“ When talking about the era of subsidized
economy, don’t forget the positive values ”

The era of subsidization, colloquially dubbed “the stand-in the queue” era started in the North in 1957, and after April 1975, it spread all over the country. It truly ceased to exist only after April 1989. During this period, everything was planned and controlled by the government, a typical characteristics of a communist economy, which doesn’t accept free enterprise.
Today in Hanoi, among those hustling amidst the hectic life of bustling shops, there are many people that belong to the old times, nostalgic souls tossing and turning about the future. I had a chance to talk to a 87 year-old woman visitor, Mrs Phuong at the launching of the book “Nostalgia of the era of subsidization”.

Hello Ms. Phuong. Please share with us more about your work in the subsidized economy.
At first, I worked at the Paper Factory Hoang Van Thu (aka Dap Cau), built by the French in Thai Nguyen Province. During the war of resistance against the French, the factory was moved to the Safe Zone, and I worked mostly at Chu market. Afterwards, I was assigned a job at the Ministry of Finance.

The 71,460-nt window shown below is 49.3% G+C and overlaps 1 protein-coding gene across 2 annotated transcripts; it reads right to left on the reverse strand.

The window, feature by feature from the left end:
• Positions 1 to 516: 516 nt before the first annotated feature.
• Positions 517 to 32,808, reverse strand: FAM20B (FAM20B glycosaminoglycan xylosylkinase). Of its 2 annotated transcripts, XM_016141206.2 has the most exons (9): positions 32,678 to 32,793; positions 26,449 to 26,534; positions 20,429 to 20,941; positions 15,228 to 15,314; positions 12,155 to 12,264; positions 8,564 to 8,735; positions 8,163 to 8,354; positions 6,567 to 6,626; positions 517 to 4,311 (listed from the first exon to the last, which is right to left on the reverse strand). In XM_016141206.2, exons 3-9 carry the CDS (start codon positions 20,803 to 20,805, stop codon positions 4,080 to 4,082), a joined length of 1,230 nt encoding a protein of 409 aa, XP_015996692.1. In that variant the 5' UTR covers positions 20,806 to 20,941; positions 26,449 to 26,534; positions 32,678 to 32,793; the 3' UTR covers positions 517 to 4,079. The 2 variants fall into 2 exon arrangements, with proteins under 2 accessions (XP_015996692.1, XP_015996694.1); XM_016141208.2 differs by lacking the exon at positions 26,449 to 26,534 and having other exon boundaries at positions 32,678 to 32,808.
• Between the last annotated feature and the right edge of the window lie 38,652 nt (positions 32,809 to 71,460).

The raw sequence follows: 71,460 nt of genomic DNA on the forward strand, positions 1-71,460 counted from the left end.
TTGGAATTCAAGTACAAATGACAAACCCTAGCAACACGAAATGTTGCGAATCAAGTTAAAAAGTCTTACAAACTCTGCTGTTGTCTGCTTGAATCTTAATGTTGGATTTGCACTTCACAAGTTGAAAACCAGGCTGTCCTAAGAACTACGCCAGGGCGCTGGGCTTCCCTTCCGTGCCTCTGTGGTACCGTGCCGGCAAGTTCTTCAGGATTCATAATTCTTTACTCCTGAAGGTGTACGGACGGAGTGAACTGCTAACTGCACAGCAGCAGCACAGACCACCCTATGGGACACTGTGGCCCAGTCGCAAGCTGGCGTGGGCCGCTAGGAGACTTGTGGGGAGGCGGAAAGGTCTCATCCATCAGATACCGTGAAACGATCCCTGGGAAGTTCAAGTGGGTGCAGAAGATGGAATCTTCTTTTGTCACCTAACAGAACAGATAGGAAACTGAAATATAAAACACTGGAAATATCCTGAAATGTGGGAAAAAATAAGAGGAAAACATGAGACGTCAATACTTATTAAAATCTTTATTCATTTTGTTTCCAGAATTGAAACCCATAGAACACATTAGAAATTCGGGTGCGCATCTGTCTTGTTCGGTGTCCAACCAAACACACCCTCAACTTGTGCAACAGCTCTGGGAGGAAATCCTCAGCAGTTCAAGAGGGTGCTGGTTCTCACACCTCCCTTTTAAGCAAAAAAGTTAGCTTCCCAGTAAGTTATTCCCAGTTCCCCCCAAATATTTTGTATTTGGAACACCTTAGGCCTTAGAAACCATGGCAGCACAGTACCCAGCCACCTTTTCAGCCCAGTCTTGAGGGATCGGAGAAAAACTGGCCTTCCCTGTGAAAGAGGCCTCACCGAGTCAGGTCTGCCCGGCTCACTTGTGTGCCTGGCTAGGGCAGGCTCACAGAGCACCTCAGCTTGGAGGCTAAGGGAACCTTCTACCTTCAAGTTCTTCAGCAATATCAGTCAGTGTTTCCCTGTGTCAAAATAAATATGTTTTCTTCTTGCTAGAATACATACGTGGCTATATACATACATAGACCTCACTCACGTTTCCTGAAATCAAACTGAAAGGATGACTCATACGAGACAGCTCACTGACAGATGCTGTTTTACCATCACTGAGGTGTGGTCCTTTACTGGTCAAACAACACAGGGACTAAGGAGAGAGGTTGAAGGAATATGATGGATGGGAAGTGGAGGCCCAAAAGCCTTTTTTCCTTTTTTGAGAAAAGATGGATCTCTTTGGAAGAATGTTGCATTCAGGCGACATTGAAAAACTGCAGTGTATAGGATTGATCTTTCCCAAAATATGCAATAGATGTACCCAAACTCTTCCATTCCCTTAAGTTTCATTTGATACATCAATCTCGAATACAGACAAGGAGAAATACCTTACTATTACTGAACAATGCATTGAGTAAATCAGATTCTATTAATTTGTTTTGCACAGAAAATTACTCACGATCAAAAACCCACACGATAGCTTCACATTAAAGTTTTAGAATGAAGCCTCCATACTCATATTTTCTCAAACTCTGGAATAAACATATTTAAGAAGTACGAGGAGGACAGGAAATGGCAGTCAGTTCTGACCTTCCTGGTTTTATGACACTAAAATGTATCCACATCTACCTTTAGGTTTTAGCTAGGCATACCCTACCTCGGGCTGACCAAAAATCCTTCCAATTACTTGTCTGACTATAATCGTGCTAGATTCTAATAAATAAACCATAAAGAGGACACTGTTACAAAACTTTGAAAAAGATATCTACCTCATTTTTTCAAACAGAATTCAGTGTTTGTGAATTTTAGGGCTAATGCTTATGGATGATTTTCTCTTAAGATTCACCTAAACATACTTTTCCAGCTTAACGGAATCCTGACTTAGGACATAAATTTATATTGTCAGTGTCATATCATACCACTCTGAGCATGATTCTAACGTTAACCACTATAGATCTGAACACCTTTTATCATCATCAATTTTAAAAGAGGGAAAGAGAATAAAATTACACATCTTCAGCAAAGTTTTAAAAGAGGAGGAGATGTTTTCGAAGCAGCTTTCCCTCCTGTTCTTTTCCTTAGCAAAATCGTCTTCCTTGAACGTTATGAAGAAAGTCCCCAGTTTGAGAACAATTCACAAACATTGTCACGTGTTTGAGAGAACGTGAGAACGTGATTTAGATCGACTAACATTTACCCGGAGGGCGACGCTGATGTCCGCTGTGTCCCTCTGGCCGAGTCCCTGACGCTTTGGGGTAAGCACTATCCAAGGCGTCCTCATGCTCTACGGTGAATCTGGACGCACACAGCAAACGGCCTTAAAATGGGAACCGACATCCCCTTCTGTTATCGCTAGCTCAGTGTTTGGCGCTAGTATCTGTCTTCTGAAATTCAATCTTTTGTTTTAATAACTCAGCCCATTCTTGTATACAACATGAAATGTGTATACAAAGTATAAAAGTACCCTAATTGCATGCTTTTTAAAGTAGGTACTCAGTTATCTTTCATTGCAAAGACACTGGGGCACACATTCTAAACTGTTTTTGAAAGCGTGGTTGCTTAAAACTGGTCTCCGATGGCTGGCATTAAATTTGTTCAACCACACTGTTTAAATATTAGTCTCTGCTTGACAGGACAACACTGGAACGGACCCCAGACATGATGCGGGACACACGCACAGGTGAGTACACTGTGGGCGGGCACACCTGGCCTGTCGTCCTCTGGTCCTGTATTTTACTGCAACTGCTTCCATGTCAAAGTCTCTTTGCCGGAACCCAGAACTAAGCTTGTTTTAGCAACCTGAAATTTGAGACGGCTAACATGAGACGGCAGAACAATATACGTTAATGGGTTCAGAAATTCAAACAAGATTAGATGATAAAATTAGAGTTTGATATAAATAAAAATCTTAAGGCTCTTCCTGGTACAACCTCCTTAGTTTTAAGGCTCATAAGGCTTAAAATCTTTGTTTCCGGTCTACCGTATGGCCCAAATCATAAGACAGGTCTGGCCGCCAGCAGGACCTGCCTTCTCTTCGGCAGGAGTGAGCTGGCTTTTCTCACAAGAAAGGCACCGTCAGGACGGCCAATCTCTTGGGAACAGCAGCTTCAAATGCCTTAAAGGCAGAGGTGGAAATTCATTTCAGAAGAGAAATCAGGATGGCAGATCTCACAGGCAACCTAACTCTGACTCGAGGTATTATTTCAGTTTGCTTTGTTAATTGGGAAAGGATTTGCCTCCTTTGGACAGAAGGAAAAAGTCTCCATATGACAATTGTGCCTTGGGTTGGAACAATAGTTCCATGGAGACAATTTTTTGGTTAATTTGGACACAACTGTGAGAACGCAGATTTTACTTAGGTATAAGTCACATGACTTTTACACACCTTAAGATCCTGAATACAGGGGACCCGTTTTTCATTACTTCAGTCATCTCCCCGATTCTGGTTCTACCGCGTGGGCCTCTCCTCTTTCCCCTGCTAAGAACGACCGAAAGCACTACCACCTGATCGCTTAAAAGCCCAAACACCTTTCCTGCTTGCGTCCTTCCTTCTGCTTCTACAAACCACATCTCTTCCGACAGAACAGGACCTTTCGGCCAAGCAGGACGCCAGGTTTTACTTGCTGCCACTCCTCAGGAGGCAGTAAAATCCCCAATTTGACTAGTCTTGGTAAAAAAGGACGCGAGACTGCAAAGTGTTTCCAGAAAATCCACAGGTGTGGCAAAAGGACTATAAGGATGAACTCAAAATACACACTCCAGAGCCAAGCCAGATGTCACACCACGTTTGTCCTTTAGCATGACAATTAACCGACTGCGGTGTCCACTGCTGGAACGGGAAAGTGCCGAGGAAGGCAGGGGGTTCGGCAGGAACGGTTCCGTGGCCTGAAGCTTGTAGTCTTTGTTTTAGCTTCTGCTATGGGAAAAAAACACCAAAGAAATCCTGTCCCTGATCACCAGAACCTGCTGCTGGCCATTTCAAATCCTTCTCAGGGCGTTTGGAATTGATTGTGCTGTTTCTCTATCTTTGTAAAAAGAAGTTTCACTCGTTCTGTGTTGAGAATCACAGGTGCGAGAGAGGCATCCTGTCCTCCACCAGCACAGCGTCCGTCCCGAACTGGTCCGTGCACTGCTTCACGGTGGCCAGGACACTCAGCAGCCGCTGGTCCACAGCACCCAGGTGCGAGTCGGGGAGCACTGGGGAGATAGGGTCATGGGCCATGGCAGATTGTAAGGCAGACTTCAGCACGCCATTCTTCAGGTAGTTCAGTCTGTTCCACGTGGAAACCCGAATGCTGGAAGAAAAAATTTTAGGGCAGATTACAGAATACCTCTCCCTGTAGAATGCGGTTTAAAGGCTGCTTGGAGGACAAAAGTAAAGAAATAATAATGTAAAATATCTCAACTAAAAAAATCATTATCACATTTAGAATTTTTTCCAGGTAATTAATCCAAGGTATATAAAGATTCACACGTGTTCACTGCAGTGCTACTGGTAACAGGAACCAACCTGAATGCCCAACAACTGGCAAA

When talking about that era, what comes to your mind first?
The era had many periods, such as the war of resistance period, the nationalization period, the period of construction of socialism in the North, and the period after the country’s reunification.
There are so many memories. Take for example, water. I am the kind of person who gets hot and was always anxiously waiting for the time water began running to get into queue to have a shower to cool down.
My husband and I were in the cadre receiving low ration coupons. Having 4 four children, our income was not enough to survive and we had to grow chickens, weave wool sweaters and so on to make more income. Everybody had to. I had scratched hands from weaving, and my daughter had to weave with me. I often got drowsy and they had to shake me and urge me to finish a sweater or a shawl. When I gave birth to my first child, we didn’t have enough to eat. All I was given was cane sugar treacle that we called war time chocolate.